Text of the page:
European stocks have traded lower on September 18 after the Federal Reserve’s decision not to change interest rates, as concerns about the health of the global economy were renewed.
The Federal Reserve made it clear that worries about the global economy had influenced its decision to keep rates on hold.
“The outlook abroad appears to have become less certain,” said Fed chair Janet Yellen, at a news conference.
Bigger falls were seen elsewhere in Europe, with Germany’s Dax index down 2.5% and France’s Cac 40 dropping 2.6%.
Markets could now face a prolonged period of uncertainty as to the direction of US interest rates.
In London, banking stocks saw some of the biggest falls, with Royal Bank of Scotland down 2.6% and Barclays dropping 2.1%.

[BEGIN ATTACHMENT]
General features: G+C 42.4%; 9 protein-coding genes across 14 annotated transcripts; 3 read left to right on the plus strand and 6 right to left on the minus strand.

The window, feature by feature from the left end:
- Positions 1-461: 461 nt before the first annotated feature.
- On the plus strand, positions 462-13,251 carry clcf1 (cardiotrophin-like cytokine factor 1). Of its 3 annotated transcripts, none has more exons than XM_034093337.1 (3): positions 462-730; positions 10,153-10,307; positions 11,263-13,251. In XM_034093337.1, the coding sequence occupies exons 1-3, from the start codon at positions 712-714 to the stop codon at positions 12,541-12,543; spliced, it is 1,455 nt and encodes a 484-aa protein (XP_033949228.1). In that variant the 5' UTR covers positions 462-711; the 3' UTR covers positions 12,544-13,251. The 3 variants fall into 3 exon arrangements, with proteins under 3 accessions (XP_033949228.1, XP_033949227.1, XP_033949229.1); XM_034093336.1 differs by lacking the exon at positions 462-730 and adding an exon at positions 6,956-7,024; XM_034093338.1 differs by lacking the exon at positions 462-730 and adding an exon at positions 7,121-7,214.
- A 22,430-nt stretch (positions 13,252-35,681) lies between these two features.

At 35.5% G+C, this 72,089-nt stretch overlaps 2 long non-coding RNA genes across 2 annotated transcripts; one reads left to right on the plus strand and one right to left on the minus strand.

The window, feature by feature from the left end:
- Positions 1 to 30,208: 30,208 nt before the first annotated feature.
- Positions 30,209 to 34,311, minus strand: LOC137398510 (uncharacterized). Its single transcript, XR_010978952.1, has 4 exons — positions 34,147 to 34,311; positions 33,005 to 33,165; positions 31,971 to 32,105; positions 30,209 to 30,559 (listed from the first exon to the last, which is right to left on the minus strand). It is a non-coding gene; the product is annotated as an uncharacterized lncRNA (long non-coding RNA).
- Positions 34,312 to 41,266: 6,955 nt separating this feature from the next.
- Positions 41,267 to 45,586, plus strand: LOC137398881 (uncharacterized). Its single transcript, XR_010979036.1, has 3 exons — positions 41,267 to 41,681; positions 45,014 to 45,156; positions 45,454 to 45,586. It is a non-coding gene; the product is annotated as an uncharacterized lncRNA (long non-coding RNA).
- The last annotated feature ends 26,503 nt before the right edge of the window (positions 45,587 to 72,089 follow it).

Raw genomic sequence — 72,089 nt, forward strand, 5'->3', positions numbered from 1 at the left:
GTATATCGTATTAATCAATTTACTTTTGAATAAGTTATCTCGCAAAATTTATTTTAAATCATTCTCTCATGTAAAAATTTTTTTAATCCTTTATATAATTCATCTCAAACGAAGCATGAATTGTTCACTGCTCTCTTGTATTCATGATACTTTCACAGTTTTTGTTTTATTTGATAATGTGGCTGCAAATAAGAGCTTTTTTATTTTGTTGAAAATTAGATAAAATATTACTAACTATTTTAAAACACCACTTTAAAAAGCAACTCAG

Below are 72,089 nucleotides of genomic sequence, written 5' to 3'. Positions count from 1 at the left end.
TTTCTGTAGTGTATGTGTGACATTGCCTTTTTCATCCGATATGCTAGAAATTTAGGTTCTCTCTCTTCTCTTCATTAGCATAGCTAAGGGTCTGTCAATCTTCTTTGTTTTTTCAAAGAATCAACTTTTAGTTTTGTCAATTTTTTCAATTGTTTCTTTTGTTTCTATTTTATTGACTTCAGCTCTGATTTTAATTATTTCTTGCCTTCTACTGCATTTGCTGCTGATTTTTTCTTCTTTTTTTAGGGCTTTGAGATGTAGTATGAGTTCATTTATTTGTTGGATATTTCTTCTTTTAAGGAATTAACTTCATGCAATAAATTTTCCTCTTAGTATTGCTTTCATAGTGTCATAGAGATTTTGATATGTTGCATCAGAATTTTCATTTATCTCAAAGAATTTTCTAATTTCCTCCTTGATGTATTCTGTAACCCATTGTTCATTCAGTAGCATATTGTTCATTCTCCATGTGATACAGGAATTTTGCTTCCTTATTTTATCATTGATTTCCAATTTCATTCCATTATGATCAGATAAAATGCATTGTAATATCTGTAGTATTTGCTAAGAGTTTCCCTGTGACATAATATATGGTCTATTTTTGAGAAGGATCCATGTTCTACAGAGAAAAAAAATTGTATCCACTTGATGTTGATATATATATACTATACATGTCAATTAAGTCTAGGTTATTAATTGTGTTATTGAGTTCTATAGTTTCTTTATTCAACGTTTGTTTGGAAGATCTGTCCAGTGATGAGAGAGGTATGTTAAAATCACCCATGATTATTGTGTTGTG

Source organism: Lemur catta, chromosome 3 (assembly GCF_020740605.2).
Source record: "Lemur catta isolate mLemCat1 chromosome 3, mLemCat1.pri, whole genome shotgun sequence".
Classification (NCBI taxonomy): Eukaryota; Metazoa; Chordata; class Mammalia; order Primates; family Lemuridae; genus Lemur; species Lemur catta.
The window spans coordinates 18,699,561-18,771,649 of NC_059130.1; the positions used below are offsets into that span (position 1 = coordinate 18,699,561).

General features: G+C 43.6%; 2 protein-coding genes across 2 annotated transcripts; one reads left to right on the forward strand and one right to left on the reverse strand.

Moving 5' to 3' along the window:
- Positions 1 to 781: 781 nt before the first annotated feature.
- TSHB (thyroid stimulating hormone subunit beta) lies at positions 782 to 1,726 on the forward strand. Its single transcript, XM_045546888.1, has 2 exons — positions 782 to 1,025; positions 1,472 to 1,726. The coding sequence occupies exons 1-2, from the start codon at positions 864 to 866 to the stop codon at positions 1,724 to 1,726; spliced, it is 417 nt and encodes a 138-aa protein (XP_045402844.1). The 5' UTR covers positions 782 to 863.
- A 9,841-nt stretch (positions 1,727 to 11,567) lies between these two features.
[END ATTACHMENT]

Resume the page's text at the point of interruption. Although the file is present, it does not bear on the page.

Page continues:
On the currency markets, the pound rose 0.35% against the dollar to $1.5646, and was up 0.4% against the euro at €1.3684.
Following the Fed’s decision the dollar fell sharply against the yen, dropping below the 120 yen mark. The move hit shares in Japan – particularly among exporting companies – and the country’s Nikkei index closed down 2%.